When we pray, says Mark Unno, it’s important not to get caught up in magical thinking or to become attached to specific outcomes. Just praying is enough.
When we think about prayer in a Buddhist context, we find there are at least two major types: prayers for and prayers of. Prayers for are directed to future fulfillment of specific goals. These might include prayers for peace, prayers for health and well-being, or prayers for the fulfillment of the bodhisattva vows. Prayers of are the prayers of buddhas and bodhisattvas— that is, prayers arising out of the awakened mind.
The prayers for may or may not come to fruition. You might pray for a family member’s health to recover, or for the success of a fellow practitioner’s efforts at a particular stage of practice, or for yourself. Your family member may recover from illness, or she may not. The practitioner may attain the next stage of practice, or he may not. However, the prayer of the Buddha, be it shakyamuni or Amida or some other expression of the ultimate oneness of the dharmakaya, is already fully present, unfailing.
Buddhist practice involves a transformation of one’s whole being; thus, it is sometimes referred to as a mind-body practice. When practiced communally, such as in a sesshin or dharma gathering, one’s own practice is supported by the mind-body energy of the entire group. There are palpable physical effects of practice that seem to be transferrable from one person to another—from master to disciple, teacher to student, and within a group-practice setting—so it makes a certain amount of sense that the mind-body energy of such practice is also transferable through Buddhist prayer. This is the power of parinamana, or the transfer of the merit of practice from one being to another. However, whenever we pray for something or someone, there are potential pitfalls, namely attachment to specific outcomes and magical thinking. Ultimately, these are two sides of the same coin.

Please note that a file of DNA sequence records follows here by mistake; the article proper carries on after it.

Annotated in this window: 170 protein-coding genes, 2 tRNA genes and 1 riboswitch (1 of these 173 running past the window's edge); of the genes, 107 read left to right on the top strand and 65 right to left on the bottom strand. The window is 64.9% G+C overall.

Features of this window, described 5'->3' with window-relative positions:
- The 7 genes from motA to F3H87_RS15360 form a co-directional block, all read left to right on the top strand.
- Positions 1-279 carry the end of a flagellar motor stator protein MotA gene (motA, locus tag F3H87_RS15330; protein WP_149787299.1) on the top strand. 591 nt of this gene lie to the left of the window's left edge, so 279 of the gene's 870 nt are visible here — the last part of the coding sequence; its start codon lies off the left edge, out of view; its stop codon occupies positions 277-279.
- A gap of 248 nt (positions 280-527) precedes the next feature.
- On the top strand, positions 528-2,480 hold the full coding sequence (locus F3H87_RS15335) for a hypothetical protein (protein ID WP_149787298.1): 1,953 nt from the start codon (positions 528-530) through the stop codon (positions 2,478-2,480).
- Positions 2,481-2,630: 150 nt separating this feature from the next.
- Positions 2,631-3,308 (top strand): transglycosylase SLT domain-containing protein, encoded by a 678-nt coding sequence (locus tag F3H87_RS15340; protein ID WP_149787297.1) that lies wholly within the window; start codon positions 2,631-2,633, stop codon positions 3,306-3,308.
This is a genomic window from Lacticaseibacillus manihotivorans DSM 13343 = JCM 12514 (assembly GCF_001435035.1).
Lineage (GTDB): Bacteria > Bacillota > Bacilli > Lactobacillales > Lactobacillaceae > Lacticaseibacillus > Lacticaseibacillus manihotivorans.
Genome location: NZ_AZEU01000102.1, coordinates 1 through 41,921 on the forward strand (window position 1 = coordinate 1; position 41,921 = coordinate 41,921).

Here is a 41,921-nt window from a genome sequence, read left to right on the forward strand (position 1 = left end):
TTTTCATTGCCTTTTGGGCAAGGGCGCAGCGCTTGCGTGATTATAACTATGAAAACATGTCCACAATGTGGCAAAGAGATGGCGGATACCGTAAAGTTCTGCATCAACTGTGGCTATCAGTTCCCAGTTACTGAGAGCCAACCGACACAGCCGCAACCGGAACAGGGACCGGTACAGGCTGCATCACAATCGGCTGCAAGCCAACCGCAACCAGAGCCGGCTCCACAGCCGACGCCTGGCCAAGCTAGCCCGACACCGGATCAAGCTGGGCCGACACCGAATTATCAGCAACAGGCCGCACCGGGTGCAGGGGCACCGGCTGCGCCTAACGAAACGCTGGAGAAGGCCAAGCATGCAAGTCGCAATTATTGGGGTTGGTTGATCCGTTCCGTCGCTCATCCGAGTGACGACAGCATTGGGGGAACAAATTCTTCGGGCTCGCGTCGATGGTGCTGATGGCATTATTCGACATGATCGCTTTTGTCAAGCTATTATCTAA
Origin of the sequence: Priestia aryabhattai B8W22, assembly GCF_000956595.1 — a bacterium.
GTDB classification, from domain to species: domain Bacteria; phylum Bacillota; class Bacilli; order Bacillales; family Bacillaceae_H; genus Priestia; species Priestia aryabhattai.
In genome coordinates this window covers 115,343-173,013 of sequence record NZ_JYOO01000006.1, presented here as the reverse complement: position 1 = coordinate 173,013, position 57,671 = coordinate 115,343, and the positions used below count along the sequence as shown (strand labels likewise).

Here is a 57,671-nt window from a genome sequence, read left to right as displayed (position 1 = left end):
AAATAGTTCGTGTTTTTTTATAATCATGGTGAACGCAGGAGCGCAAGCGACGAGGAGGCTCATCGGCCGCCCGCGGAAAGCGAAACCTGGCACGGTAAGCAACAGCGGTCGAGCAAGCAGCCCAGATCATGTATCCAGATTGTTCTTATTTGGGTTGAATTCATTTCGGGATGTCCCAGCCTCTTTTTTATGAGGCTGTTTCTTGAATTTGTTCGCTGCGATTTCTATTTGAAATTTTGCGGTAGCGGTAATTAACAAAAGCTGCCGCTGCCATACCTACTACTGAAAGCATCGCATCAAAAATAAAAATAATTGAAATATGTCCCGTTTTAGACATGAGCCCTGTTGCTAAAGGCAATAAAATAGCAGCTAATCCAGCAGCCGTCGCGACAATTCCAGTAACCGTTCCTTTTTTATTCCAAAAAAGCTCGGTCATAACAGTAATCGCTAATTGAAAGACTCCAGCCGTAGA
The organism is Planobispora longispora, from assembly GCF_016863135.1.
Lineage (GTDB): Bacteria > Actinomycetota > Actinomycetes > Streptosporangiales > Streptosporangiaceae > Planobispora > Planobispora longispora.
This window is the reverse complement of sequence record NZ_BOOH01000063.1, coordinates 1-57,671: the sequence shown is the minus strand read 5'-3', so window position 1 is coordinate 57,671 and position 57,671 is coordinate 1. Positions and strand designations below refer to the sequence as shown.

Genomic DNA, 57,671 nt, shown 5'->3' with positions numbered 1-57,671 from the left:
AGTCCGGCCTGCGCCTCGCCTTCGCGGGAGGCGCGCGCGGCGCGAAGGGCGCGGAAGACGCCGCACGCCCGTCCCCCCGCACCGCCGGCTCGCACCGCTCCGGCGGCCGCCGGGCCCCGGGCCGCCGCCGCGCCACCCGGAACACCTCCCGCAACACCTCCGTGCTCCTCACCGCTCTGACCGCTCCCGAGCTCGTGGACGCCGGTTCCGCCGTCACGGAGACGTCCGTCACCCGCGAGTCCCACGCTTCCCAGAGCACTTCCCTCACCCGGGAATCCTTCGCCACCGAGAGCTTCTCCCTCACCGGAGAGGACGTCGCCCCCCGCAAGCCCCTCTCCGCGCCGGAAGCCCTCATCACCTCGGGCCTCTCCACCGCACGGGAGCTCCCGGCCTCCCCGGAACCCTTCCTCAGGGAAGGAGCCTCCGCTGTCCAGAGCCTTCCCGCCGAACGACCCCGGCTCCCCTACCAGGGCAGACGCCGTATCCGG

One can pray for something, but outcomes are always unpredictable. This doesn’t mean that prayer is useless, since the karmic power of true practice will inevitably come to fruition. But we can’t know what shape or form it will take. This is not unlike my work as a college professor. I might do something in an effort to positively impact students and their learning, but I can’t know exactly how and when these efforts might come to fruition. Sometimes a student who was very difficult in class will come back to me years later and out of the blue express deep appreciation. But in most cases, we will never know the full effects of our efforts.
The same is true of Buddhist practice, including prayer. There may be positive effects, but karmically it is difficult to know when and how something shifts. Sometimes a practice is presented as especially powerful, with a suggestion that outcomes will be known sooner rather than later. However, any experienced, sincere, and wise teacher will not make grand promises. If it sounds too good to be true, it probably is.